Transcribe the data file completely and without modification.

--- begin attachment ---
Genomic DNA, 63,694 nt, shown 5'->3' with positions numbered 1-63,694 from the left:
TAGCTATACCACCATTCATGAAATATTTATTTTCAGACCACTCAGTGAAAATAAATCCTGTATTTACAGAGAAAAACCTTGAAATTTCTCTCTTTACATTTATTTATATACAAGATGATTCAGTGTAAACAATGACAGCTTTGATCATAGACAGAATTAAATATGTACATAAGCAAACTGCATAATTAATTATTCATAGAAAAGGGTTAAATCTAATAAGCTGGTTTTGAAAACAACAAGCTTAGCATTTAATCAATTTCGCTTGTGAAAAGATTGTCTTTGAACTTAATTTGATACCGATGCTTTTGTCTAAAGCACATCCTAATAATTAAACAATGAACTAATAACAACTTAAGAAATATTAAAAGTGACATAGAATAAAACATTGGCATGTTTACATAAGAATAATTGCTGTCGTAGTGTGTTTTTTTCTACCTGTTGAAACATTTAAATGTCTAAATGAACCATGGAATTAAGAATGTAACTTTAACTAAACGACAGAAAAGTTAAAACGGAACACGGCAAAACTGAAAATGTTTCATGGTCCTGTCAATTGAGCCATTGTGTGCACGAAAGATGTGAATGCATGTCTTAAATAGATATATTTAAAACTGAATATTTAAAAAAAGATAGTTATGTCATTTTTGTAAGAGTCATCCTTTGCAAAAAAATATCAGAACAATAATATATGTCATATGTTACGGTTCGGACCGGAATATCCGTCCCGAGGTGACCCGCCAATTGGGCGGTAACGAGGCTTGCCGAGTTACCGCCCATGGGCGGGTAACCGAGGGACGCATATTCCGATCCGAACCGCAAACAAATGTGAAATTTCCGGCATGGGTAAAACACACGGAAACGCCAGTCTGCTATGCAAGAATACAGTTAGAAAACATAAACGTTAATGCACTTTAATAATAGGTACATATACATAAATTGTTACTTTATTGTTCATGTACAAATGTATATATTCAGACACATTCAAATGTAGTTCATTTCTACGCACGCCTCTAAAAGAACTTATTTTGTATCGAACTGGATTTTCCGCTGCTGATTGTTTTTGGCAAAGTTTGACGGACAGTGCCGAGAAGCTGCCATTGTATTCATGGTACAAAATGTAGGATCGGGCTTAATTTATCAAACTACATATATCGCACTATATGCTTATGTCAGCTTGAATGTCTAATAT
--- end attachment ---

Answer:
Genomic DNA, 63,694 nt, shown 5'->3' with positions numbered 1-63,694 from the left:
TAGCTATACCACCATTCATGAAATATTTATTTTCAGACCACTCAGTGAAAATAAATCCTGTATTTACAGAGAAAAACCTTGAAATTTCTCTCTTTACATTTATTTATATACAAGATGATTCAGTGTAAACAATGACAGCTTTGATCATAGACAGAATTAAATATGTACATAAGCAAACTGCATAATTAATTATTCATAGAAAAGGGTTAAATCTAATAAGCTGGTTTTGAAAACAACAAGCTTAGCATTTAATCAATTTCGCTTGTGAAAAGATTGTCTTTGAACTTAATTTGATACCGATGCTTTTGTCTAAAGCACATCCTAATAATTAAACAATGAACTAATAACAACTTAAGAAATATTAAAAGTGACATAGAATAAAACATTGGCATGTTTACATAAGAATAATTGCTGTCGTAGTGTGTTTTTTTCTACCTGTTGAAACATTTAAATGTCTAAATGAACCATGGAATTAAGAATGTAACTTTAACTAAACGACAGAAAAGTTAAAACGGAACACGGCAAAACTGAAAATGTTTCATGGTCCTGTCAATTGAGCCATTGTGTGCACGAAAGATGTGAATGCATGTCTTAAATAGATATATTTAAAACTGAATATTTAAAAAAAGATAGTTATGTCATTTTTGTAAGAGTCATCCTTTGCAAAAAAATATCAGAACAATAATATATGTCATATGTTACGGTTCGGACCGGAATATCCGTCCCGAGGTGACCCGCCAATTGGGCGGTAACGAGGCTTGCCGAGTTACCGCCCATGGGCGGGTAACCGAGGGACGCATATTCCGATCCGAACCGCAAACAAATGTGAAATTTCCGGCATGGGTAAAACACACGGAAACGCCAGTCTGCTATGCAAGAATACAGTTAGAAAACATAAACGTTAATGCACTTTAATAATAGGTACATATACATAAATTGTTACTTTATTGTTCATGTACAAATGTATATATTCAGACACATTCAAATGTAGTTCATTTCTACGCACGCCTCTAAAAGAACTTATTTTGTATCGAACTGGATTTTCCGCTGCTGATTGTTTTTGGCAAAGTTTGACGGACAGTGCCGAGAAGCTGCCATTGTATTCATGGTACAAAATGTAGGATCGGGCTTAATTTATCAAACTACATATATCGCACTATATGCTTATGTCAGCTTGAATGTCTAATAT